033 – Friday, 29th January 2021
Hello again! I’m Mark, and this is the Specimen Digest, a weekly typography newsletter.
I was very tempted to add the date of this newsletter as January 75th, 2021. How is it still only January? I feel like this every year but lockdown has made this so much worse. The never-ending grey; the rain; the wind. So let me try to bring you some typographic cheer today, the seventy fifth day of this eternal month.
The other thing I’d like to point your attention to is the last of my typographic links this week. RTL Styling 101 is a wonderful primer of considerations for designing interfaces for right to left languages. I’ve designed interfaces for a few over the years, and have to consider every language for my specimen builder project.
The things that always catch me out are interface element hierarchy and then micro-elements like form error notifications or little button contextual help. Stuff like that. It’s not enough to right align some text. It’s not enough to flip a whole layout. There is subtlety that is not apparent to a non-native speaker. Also, as someone who writes CSS and HTML, there is a switch of mental model with the introduction of CSS Logical Properties. It’s worth noting that browser support is mixed at the moment.
Let’s take the example of a simple button that you want to add some margin to. Normally, I’d do this with margin-top, bottom, left, and right. But this doesn’t help you when moving a component between ltr and rtf languages. Because left does not precede the content in a button anymore, but it follows it. This is where Logical Properties come in. Instead of margin-left, you would write ‘margin-inline-start’. This is the start of the button not the left.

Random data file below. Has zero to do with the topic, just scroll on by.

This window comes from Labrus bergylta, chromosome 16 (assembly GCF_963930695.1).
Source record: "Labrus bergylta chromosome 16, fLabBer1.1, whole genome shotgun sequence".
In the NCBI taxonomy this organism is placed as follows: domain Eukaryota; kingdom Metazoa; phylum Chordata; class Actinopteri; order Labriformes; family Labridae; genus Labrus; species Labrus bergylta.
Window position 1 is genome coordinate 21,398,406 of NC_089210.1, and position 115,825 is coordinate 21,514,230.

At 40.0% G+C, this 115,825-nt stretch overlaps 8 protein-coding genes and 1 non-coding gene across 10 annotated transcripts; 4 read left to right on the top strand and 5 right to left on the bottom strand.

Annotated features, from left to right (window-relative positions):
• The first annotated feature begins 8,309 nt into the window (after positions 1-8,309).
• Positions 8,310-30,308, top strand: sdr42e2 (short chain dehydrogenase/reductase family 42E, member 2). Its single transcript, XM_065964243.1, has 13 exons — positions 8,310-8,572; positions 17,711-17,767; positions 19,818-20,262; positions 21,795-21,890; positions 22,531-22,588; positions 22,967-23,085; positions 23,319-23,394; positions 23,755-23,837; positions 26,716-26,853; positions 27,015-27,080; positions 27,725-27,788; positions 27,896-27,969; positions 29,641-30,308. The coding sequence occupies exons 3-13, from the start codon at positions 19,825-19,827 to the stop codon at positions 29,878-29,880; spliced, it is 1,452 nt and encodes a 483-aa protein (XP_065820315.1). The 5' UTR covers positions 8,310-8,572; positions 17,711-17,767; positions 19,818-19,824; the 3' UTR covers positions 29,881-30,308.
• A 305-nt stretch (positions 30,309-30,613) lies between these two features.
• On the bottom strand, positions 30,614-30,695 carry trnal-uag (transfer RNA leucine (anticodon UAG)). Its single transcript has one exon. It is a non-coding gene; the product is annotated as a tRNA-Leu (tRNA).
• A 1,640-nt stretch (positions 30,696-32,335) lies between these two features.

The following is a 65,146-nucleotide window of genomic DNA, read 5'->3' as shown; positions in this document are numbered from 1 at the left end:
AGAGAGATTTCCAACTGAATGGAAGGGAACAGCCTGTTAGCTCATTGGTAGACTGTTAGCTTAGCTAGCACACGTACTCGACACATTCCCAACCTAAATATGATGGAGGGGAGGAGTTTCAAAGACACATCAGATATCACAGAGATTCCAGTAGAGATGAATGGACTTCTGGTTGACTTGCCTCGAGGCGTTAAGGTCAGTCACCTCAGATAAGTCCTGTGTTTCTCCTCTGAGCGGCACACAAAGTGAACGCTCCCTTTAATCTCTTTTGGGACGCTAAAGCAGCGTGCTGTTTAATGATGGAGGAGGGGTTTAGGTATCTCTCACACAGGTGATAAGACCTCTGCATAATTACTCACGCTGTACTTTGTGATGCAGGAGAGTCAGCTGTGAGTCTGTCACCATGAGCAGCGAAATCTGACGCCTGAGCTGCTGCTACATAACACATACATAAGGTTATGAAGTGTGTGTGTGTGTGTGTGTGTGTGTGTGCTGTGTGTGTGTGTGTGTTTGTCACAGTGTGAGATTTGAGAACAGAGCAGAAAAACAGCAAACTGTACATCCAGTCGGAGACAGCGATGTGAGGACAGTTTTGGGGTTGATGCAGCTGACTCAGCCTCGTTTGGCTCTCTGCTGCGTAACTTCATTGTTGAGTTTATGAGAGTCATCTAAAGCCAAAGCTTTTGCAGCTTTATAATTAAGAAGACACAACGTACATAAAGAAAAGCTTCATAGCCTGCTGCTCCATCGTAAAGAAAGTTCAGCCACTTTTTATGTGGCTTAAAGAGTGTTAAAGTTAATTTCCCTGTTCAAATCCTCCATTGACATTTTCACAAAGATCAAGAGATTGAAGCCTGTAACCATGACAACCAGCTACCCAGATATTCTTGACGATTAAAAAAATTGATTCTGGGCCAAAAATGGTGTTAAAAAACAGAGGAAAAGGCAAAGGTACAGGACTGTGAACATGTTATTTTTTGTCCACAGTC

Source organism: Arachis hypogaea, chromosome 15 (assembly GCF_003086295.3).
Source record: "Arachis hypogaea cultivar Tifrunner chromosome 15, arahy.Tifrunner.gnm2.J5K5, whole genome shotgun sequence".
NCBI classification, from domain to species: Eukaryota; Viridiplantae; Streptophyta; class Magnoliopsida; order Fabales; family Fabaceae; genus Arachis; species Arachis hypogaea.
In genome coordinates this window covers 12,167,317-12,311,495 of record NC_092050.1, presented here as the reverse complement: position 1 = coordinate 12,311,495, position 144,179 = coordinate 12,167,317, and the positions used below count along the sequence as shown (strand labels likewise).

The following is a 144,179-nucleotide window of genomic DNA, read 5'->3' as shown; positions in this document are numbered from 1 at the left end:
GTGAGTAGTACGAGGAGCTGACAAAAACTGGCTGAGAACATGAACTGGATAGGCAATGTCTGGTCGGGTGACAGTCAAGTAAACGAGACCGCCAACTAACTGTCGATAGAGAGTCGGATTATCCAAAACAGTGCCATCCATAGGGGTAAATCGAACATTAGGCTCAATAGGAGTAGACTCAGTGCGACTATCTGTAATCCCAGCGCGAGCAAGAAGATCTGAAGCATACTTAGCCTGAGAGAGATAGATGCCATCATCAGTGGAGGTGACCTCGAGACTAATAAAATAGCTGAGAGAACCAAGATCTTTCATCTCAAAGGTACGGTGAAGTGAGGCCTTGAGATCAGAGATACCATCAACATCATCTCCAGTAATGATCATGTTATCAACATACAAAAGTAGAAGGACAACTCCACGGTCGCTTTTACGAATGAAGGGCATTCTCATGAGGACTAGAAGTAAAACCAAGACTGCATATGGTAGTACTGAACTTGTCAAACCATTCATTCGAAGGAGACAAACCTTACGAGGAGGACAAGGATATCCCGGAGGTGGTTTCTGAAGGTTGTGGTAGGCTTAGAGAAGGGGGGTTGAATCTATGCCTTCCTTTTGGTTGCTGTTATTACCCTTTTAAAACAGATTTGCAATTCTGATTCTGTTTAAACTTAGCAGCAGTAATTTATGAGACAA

There is a lot more to read in the article, but this particularly stuck out for me because it means applying logical meanings to the spaces in between user interface elements instead of presentational values. That’s quite a mental model shift.
Thanks for reading.
MFred A solid looking specimen for a solid looking typeface from Buy Fonts Save Lives. Simple, designed panels in two colours precede some stacked type testers. All the basics, very well done.
Marionette These single sheet specimens from Nick Sherman’s foundry, Hex, are very effective. Multiple stacked panels of justified paragraphs are reminiscent of old single sheet printer’s specimens.
Clarette Striking, but a bit perplexing, use of photography in the specimen. But the design certainly paints a picture of inspiration and possible intended usage. However, I find myself wanting to see more web fonts rather than lots of stacked svgs.
BC Baseliner Ok, the specimen for this may be just one big svg but the design delivers on its purpose: to make you sit up and think ‘hmmm, that’s a cool typeface’. Sometimes that’s all it needs.
FIT FIT is a hyper-stylized series of caps designed with one thing in mind: filling up space with maximum impact. As a variable font with extremes of weights, from the super condensed, to the very, very wide, the specimen for FIT displays this perfectly. Stacked panels of text with anchor controls to stretch them. Brilliant.
A fantastic walk-through of the The Qandus multiscript typeface family from Laura Meseguer.
The Qandus multiscript font family is a modern typographic interpretation of the unique Maghribi calligraphic style as handwritten by the renowned Moroccan Sufi calligrapher of the nineteenth century, al-Qandusi (d. 1861 CE). The typeface and its name, Qandus, are a homage to this calligrapher’s unique body of work and its graphic expressiveness. The strong graphic language of the typeface design emphasizes and explores the variety and visual potential of the Maghribi Kufi styles, from its simplest to its most expressive manifestations.
Some beautiful forms in the Arabic constructions in the Maghribi style. This type of work blows my mind.
What the variable font?. Great primer with some recent examples across the industry.
Designing for Right to Left languages in digital? RTL Styling 101 is such a good in-depth article on interface design considerations. Seriously good. Bookmark it.